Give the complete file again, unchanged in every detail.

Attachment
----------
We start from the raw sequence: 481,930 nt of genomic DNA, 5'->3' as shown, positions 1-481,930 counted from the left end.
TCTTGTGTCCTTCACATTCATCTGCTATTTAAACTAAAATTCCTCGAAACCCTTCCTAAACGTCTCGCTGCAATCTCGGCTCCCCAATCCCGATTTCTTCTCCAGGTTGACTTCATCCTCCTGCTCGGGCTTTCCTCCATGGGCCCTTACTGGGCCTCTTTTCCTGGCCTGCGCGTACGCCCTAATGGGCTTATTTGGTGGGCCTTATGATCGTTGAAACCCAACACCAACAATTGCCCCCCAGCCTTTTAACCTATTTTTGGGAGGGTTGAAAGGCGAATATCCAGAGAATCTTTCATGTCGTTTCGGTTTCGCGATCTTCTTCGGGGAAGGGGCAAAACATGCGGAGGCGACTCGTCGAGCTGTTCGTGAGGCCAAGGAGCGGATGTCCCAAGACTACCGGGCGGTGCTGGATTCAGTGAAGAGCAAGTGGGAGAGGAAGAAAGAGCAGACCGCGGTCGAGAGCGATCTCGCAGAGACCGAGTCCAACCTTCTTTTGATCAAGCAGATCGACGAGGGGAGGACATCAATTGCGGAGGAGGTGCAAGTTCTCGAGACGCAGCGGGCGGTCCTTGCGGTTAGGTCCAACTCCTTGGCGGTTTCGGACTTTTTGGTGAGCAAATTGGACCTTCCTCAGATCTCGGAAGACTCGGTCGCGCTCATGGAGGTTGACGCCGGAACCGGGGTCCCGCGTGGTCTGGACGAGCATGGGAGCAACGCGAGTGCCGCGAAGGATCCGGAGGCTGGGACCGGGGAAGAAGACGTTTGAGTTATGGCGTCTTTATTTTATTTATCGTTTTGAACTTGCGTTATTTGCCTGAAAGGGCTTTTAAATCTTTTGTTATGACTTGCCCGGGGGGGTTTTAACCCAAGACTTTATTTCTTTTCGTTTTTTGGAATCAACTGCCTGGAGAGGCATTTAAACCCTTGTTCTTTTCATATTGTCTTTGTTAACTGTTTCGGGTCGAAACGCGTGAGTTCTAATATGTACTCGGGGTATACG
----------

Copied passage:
We start from the raw sequence: 481,930 nt of genomic DNA, 5'->3' as shown, positions 1-481,930 counted from the left end.
TCTTGTGTCCTTCACATTCATCTGCTATTTAAACTAAAATTCCTCGAAACCCTTCCTAAACGTCTCGCTGCAATCTCGGCTCCCCAATCCCGATTTCTTCTCCAGGTTGACTTCATCCTCCTGCTCGGGCTTTCCTCCATGGGCCCTTACTGGGCCTCTTTTCCTGGCCTGCGCGTACGCCCTAATGGGCTTATTTGGTGGGCCTTATGATCGTTGAAACCCAACACCAACAATTGCCCCCCAGCCTTTTAACCTATTTTTGGGAGGGTTGAAAGGCGAATATCCAGAGAATCTTTCATGTCGTTTCGGTTTCGCGATCTTCTTCGGGGAAGGGGCAAAACATGCGGAGGCGACTCGTCGAGCTGTTCGTGAGGCCAAGGAGCGGATGTCCCAAGACTACCGGGCGGTGCTGGATTCAGTGAAGAGCAAGTGGGAGAGGAAGAAAGAGCAGACCGCGGTCGAGAGCGATCTCGCAGAGACCGAGTCCAACCTTCTTTTGATCAAGCAGATCGACGAGGGGAGGACATCAATTGCGGAGGAGGTGCAAGTTCTCGAGACGCAGCGGGCGGTCCTTGCGGTTAGGTCCAACTCCTTGGCGGTTTCGGACTTTTTGGTGAGCAAATTGGACCTTCCTCAGATCTCGGAAGACTCGGTCGCGCTCATGGAGGTTGACGCCGGAACCGGGGTCCCGCGTGGTCTGGACGAGCATGGGAGCAACGCGAGTGCCGCGAAGGATCCGGAGGCTGGGACCGGGGAAGAAGACGTTTGAGTTATGGCGTCTTTATTTTATTTATCGTTTTGAACTTGCGTTATTTGCCTGAAAGGGCTTTTAAATCTTTTGTTATGACTTGCCCGGGGGGGTTTTAACCCAAGACTTTATTTCTTTTCGTTTTTTGGAATCAACTGCCTGGAGAGGCATTTAAACCCTTGTTCTTTTCATATTGTCTTTGTTAACTGTTTCGGGTCGAAACGCGTGAGTTCTAATATGTACTCGGGGTATACG